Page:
The Psychology of the Chemo Sales Pitch
I started wondering why people agree so readily to a toxic regimen that often leads to a painful and prolonged death. How is it that oncologists are so good at talking people into suspending their usual logical approach to life's problems, and agreeing, without question, to go willingly to their deaths? The answer, in my mind, is the very effective groundwork laid by the cancer industry, led of course by Big Pharma, that continuously brainwashes people into believing that chemo (or radiation) is their only hope against the "Big C." The Big C, in my opinion, is not Cancer, but Chemo. Chemo is the Big C to be scared of, not Cancer. Cancer can be managed and overcome through natural, non-toxic approaches. Chemo is not always survivable. Just look at what it does to people externally. We have been trained to overlook the hair loss and the physical ravages of chemo. Chemo patients have been trained to be proud of their hairlessness and weight loss, because they are brave survivors. We have all been trained to wear the ribbons, to walk for the cure. The key to the Chemo Sales Pitch: the cancer industry has tapped into that brave gene that we all have deep down. The trained sales force appeals to the need of people to rally, to try to beat unbeatable odds, and to summon up the courage to "fight the good fight." People, on some sub-conscious level, like to be thought of as martyrs. The cancer industry stumbled upon a great motivator, the "fight-flight response," and coupling that with the "fear factor," they have found that most people, when confronted with their scary death "statistics," will choose to fight.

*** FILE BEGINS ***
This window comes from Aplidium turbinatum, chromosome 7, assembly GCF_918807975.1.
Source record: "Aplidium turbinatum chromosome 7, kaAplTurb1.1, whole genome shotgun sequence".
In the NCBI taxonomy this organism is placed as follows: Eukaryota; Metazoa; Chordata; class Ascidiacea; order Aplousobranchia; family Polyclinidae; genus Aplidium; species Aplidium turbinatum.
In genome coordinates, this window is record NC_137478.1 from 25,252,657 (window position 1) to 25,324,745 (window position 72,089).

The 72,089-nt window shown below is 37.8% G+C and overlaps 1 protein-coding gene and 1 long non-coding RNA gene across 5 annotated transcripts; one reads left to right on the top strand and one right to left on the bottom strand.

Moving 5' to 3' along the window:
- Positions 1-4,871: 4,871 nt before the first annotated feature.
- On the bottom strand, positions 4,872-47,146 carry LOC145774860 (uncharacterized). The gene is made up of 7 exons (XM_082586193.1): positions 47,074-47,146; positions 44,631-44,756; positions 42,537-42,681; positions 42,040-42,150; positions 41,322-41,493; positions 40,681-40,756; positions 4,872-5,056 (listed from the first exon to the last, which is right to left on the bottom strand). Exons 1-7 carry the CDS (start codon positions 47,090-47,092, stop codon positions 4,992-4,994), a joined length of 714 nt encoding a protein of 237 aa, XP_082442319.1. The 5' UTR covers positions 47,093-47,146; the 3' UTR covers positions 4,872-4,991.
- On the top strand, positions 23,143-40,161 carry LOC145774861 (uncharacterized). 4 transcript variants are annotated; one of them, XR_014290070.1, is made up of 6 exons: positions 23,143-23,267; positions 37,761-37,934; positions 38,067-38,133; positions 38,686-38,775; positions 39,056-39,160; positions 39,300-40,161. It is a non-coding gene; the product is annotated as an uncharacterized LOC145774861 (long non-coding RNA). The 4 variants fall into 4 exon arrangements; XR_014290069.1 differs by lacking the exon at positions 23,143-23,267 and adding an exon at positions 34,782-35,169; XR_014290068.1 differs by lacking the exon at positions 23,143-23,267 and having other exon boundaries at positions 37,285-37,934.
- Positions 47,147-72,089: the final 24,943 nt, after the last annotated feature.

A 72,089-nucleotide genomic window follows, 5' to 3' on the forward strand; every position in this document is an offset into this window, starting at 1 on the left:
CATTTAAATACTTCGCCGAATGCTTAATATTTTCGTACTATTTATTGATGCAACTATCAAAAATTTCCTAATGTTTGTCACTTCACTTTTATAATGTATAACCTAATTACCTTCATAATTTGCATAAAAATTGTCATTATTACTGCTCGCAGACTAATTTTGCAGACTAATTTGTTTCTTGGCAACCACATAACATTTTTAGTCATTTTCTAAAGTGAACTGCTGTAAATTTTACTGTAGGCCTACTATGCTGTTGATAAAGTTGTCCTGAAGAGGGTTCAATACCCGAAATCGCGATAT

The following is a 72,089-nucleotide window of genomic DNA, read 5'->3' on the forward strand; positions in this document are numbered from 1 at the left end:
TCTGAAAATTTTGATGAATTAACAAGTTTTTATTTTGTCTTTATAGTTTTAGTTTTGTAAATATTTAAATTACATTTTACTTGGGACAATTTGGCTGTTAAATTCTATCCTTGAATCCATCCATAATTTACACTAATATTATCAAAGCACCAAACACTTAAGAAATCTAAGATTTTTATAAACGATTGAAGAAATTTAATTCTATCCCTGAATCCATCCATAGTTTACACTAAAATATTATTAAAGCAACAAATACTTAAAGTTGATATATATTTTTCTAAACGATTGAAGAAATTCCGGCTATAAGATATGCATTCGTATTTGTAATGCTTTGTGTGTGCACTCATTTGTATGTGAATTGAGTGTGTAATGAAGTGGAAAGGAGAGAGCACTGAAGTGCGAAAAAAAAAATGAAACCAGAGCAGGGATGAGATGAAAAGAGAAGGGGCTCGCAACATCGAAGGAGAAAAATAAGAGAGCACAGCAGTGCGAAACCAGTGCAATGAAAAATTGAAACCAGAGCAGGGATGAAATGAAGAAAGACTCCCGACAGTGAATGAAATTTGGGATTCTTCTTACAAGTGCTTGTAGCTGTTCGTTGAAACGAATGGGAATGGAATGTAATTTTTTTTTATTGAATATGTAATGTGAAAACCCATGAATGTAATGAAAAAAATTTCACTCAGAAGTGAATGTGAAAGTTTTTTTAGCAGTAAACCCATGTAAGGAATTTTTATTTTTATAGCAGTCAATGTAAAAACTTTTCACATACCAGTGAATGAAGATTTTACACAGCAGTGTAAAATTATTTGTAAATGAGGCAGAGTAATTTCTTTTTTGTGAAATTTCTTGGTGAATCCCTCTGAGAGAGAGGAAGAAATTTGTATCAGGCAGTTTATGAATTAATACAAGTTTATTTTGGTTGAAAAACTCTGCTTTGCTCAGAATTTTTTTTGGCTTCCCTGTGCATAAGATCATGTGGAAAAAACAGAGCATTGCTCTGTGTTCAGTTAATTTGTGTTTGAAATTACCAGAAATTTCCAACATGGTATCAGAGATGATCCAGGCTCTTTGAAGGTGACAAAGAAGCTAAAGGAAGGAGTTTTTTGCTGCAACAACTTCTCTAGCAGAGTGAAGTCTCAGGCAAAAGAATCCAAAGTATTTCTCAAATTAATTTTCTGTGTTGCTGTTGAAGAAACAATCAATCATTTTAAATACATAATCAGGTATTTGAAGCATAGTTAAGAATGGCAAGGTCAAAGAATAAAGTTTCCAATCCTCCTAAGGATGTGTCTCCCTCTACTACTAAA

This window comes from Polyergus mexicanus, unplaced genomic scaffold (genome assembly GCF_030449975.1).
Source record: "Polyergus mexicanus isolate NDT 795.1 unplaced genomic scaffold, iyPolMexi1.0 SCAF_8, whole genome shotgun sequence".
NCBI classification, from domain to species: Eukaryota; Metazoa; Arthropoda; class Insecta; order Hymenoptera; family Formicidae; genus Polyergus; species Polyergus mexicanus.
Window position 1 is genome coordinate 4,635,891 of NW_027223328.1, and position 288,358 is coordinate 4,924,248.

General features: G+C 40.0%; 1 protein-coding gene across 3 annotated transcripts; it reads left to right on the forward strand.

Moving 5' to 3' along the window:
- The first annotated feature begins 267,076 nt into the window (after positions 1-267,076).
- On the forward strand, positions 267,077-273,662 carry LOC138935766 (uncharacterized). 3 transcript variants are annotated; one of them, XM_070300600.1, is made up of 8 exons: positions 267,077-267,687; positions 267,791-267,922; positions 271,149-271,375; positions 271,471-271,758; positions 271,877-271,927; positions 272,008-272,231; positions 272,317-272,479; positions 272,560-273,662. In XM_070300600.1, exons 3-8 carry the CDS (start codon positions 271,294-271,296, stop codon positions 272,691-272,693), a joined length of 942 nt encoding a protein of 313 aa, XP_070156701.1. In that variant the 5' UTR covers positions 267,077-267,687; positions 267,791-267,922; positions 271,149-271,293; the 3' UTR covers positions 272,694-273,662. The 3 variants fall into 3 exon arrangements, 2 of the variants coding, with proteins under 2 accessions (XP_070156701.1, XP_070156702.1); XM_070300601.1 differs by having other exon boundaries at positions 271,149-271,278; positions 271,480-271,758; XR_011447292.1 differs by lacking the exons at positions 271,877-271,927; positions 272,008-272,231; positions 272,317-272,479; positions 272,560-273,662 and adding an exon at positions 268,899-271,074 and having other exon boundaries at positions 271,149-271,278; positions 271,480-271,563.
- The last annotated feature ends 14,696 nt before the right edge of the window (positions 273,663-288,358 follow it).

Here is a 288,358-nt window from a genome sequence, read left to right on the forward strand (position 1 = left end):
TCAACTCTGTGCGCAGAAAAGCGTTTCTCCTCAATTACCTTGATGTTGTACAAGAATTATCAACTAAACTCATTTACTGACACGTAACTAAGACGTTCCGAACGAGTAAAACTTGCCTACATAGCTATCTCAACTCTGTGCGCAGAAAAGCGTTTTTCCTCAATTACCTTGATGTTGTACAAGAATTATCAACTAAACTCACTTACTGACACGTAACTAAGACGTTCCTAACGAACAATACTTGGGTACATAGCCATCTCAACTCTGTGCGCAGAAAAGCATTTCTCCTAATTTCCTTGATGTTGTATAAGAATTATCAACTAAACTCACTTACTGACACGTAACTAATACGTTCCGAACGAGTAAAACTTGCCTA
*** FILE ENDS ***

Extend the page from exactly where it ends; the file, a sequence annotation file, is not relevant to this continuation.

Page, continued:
When I challenged one of several oncologists I consulted about the percentages of my survival that he bandied about, he had no answer. When he recommended chemo, I asked him, "what else do you have?", his response was, "that's it. If you don't do chemo, I don't treat you." Hmmmm. That is odd. Why wouldn't he want to work with me to try to find something else, something non-toxic. Isn't he concerned about ME, about my health? When I met with his nutritionist, I asked what foods I should eat or avoid. The response was, "just follow the food pyramid." WHAT????? Are you kidding me? With that, I turned to my husband and said, "we are out of here." My husband later remarked that the look on the oncologist's face reminded him of the disappointed look of a used car salesman who just lost a sale. No wonder. This oncologist did not count on me exercising my "flight" response. I am not a martyr. I am not going to fight the good fight. The fight against chemo is a losing proposition. The match is fixed before it starts. There is no shot against chemo. Professional athletes cannot survive chemo; how can ordinary people survive it? I am scared of chemo. It is toxic and it just does not work. When my fight-flight response was activated, I chose flight, and I fled for my life. Which, by the way, I still have. Just say no to chemo.